• The key used to encrypt the data should be stored in a separate device from the database. Restrict access to the encryption key to the least number of personnel. Change the encryption key periodically.
  • Minimize the amount of sensitive data kept.  This primarily refers to data retention.  Maintain the fewest number of back-ups necessary for operational continuity and delete the rest.  There have been cases of sensitive customer data sourced from a forgotten database back-up.
  • Isolate the database containing the sensitive customer data onto a separate network with a firewall access point.

Even if you don’t process credit cards, you should seriously consider taking similar approaches with the storage of your sensitive customer data.

Monitoring and Testing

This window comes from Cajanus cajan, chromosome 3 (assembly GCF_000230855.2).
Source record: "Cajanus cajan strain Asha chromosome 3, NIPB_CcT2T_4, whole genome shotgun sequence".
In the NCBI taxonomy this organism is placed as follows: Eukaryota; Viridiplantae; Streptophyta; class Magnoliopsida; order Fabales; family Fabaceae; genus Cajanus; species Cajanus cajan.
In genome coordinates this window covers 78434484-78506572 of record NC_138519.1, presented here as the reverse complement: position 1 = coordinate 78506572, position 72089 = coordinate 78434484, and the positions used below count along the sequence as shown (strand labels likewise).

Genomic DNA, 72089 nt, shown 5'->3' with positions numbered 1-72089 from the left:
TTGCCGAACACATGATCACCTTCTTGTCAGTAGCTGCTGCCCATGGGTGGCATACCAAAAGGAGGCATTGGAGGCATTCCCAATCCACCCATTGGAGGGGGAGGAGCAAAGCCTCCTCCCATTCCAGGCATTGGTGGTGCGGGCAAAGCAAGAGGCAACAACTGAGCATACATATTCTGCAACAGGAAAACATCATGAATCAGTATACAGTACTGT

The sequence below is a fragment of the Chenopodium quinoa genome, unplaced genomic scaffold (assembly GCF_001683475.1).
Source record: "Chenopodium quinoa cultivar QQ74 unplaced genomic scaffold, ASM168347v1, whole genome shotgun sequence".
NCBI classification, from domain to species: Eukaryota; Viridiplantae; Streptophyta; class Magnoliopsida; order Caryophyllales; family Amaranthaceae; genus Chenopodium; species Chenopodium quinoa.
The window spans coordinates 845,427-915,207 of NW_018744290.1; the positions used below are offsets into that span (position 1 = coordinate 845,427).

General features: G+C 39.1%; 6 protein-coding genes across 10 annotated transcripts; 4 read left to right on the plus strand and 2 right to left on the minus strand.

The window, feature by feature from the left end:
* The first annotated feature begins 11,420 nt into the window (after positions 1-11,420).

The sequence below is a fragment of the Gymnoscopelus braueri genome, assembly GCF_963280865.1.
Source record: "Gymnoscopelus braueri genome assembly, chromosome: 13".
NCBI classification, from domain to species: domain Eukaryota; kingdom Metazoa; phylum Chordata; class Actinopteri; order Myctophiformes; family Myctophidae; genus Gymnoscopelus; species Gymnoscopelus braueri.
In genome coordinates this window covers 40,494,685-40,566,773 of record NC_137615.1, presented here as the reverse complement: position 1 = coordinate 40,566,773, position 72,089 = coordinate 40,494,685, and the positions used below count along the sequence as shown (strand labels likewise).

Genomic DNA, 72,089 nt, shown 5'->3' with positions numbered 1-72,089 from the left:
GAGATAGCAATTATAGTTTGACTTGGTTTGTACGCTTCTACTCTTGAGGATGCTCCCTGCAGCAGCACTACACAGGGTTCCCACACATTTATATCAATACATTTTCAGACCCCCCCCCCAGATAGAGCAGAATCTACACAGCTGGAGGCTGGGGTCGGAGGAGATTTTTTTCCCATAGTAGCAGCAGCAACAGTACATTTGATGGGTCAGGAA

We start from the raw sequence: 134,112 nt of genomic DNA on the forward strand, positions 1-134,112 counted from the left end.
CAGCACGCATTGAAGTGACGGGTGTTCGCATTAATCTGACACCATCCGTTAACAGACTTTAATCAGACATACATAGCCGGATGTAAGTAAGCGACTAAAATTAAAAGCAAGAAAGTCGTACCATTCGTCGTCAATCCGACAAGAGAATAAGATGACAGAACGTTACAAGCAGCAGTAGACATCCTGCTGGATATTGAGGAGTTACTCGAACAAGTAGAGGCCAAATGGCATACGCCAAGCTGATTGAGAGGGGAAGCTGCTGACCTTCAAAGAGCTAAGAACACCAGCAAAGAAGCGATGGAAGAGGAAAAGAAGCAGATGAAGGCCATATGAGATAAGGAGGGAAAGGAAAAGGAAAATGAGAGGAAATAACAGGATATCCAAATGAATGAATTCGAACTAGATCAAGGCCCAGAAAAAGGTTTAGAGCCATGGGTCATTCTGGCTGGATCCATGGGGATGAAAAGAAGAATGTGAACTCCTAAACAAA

Access to the database storing your sensitive data should be monitored and logged.  This includes both user and service access.  For each request, you should log the query that was run.  This log data can be a very useful indicator of suspicious activity.  For example, if a normal user  pattern is to only access one record at a time, then a select query for all records in a table would be suspicious.  Also, monitor and log operating system or file system changes on the servers hosting your database, as well as the  application servers providing a path to it.  Installation of new files, for example, can indicate an active hack on the server.  Network activity should also be monitored.  As mentioned previously, outgoing traffic is often the best indicator of a potential security event happening.  Most system compromises will involve a call back to a server on the Internet to retrieve rootkit code, or to exfiltrate data.  Monitoring should be automated with logic to distinguish suspicious activity from normal.  Security events should be manually reviewed as soon as possible.